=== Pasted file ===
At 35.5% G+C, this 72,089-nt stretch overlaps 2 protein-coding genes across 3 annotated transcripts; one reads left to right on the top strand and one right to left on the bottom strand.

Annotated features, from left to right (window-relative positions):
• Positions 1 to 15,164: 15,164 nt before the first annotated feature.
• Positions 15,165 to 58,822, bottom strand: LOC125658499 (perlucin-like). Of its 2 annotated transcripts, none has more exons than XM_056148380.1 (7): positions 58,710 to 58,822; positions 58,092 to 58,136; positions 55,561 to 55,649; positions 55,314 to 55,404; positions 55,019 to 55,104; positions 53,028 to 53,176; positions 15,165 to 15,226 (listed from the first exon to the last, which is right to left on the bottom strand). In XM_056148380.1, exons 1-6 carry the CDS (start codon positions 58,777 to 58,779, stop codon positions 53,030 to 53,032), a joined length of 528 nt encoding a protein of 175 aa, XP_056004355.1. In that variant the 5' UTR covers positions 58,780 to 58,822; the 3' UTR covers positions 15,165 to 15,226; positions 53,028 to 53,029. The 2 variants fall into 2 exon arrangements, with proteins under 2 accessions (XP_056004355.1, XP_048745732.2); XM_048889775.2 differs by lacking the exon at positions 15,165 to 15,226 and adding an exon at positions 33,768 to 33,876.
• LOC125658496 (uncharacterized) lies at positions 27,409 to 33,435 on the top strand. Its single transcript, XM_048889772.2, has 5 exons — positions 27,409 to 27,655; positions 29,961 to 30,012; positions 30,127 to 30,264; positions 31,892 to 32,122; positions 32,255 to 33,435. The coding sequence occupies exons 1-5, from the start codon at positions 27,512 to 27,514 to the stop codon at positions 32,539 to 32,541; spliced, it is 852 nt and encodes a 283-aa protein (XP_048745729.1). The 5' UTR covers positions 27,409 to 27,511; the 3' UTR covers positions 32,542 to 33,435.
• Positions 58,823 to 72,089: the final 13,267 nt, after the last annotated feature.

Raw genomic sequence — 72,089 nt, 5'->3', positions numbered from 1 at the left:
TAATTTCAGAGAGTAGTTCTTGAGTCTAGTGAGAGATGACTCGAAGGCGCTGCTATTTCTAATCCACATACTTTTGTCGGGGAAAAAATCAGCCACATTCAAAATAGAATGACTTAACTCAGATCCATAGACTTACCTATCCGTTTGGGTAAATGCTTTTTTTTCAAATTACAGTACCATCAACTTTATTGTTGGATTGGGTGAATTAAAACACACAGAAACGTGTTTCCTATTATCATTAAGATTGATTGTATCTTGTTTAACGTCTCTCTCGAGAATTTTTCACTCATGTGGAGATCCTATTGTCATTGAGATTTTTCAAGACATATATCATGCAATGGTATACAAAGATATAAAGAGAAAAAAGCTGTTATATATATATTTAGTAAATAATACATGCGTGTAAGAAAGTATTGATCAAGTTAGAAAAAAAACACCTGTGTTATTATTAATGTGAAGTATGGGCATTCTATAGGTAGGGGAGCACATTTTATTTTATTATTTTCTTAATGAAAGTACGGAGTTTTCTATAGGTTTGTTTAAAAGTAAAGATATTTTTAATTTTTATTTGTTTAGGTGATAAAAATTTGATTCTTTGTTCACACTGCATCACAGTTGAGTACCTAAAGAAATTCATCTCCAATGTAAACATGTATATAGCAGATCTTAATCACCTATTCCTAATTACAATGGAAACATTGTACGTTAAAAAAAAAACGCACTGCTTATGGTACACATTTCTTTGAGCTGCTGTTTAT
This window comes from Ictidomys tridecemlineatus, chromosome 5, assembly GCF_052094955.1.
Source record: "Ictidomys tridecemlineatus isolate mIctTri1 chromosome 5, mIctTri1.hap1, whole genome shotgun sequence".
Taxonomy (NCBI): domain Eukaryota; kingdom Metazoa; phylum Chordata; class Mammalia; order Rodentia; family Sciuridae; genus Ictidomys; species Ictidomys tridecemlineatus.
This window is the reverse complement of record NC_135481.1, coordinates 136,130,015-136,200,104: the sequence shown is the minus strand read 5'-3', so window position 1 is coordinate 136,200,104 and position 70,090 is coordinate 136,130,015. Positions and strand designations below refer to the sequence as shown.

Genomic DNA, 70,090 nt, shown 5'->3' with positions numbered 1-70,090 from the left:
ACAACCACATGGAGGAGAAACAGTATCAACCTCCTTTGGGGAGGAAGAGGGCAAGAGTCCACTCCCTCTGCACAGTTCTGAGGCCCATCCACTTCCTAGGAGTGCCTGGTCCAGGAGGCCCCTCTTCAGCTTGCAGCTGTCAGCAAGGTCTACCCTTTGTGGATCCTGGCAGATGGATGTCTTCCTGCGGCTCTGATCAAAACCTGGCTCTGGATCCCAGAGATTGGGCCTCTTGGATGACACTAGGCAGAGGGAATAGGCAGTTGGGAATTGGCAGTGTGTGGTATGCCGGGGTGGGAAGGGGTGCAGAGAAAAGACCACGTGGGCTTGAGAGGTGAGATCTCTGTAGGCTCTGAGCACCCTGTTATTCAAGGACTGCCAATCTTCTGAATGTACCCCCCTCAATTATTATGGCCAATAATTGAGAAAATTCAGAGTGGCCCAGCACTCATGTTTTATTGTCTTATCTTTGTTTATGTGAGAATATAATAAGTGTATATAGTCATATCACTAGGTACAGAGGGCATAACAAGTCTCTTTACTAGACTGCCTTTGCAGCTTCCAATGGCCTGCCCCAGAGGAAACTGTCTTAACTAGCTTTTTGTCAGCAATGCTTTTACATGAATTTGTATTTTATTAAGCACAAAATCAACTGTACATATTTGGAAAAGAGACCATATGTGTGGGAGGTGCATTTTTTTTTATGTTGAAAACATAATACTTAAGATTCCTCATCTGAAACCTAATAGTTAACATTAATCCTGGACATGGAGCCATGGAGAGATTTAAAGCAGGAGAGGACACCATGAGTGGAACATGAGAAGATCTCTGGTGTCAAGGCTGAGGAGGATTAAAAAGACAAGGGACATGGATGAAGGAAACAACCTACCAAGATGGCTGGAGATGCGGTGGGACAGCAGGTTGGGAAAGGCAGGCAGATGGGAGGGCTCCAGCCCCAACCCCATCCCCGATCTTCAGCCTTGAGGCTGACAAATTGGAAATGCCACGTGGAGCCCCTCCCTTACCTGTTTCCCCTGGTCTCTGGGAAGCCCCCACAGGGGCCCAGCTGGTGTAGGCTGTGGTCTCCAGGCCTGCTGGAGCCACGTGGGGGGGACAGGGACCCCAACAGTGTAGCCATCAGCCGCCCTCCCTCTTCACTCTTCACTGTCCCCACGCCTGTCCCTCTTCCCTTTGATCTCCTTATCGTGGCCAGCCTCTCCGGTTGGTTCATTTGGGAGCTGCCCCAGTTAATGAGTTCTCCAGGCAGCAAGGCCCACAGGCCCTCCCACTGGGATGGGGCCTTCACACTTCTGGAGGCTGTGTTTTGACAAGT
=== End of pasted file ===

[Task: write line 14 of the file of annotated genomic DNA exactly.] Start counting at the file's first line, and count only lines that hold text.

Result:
ACAACCACATGGAGGAGAAACAGTATCAACCTCCTTTGGGGAGGAAGAGGGCAAGAGTCCACTCCCTCTGCACAGTTCTGAGGCCCATCCACTTCCTAGGAGTGCCTGGTCCAGGAGGCCCCTCTTCAGCTTGCAGCTGTCAGCAAGGTCTACCCTTTGTGGATCCTGGCAGATGGATGTCTTCCTGCGGCTCTGATCAAAACCTGGCTCTGGATCCCAGAGATTGGGCCTCTTGGATGACACTAGGCAGAGGGAATAGGCAGTTGGGAATTGGCAGTGTGTGGTATGCCGGGGTGGGAAGGGGTGCAGAGAAAAGACCACGTGGGCTTGAGAGGTGAGATCTCTGTAGGCTCTGAGCACCCTGTTATTCAAGGACTGCCAATCTTCTGAATGTACCCCCCTCAATTATTATGGCCAATAATTGAGAAAATTCAGAGTGGCCCAGCACTCATGTTTTATTGTCTTATCTTTGTTTATGTGAGAATATAATAAGTGTATATAGTCATATCACTAGGTACAGAGGGCATAACAAGTCTCTTTACTAGACTGCCTTTGCAGCTTCCAATGGCCTGCCCCAGAGGAAACTGTCTTAACTAGCTTTTTGTCAGCAATGCTTTTACATGAATTTGTATTTTATTAAGCACAAAATCAACTGTACATATTTGGAAAAGAGACCATATGTGTGGGAGGTGCATTTTTTTTTATGTTGAAAACATAATACTTAAGATTCCTCATCTGAAACCTAATAGTTAACATTAATCCTGGACATGGAGCCATGGAGAGATTTAAAGCAGGAGAGGACACCATGAGTGGAACATGAGAAGATCTCTGGTGTCAAGGCTGAGGAGGATTAAAAAGACAAGGGACATGGATGAAGGAAACAACCTACCAAGATGGCTGGAGATGCGGTGGGACAGCAGGTTGGGAAAGGCAGGCAGATGGGAGGGCTCCAGCCCCAACCCCATCCCCGATCTTCAGCCTTGAGGCTGACAAATTGGAAATGCCACGTGGAGCCCCTCCCTTACCTGTTTCCCCTGGTCTCTGGGAAGCCCCCACAGGGGCCCAGCTGGTGTAGGCTGTGGTCTCCAGGCCTGCTGGAGCCACGTGGGGGGGACAGGGACCCCAACAGTGTAGCCATCAGCCGCCCTCCCTCTTCACTCTTCACTGTCCCCACGCCTGTCCCTCTTCCCTTTGATCTCCTTATCGTGGCCAGCCTCTCCGGTTGGTTCATTTGGGAGCTGCCCCAGTTAATGAGTTCTCCAGGCAGCAAGGCCCACAGGCCCTCCCACTGGGATGGGGCCTTCACACTTCTGGAGGCTGTGTTTTGACAAGT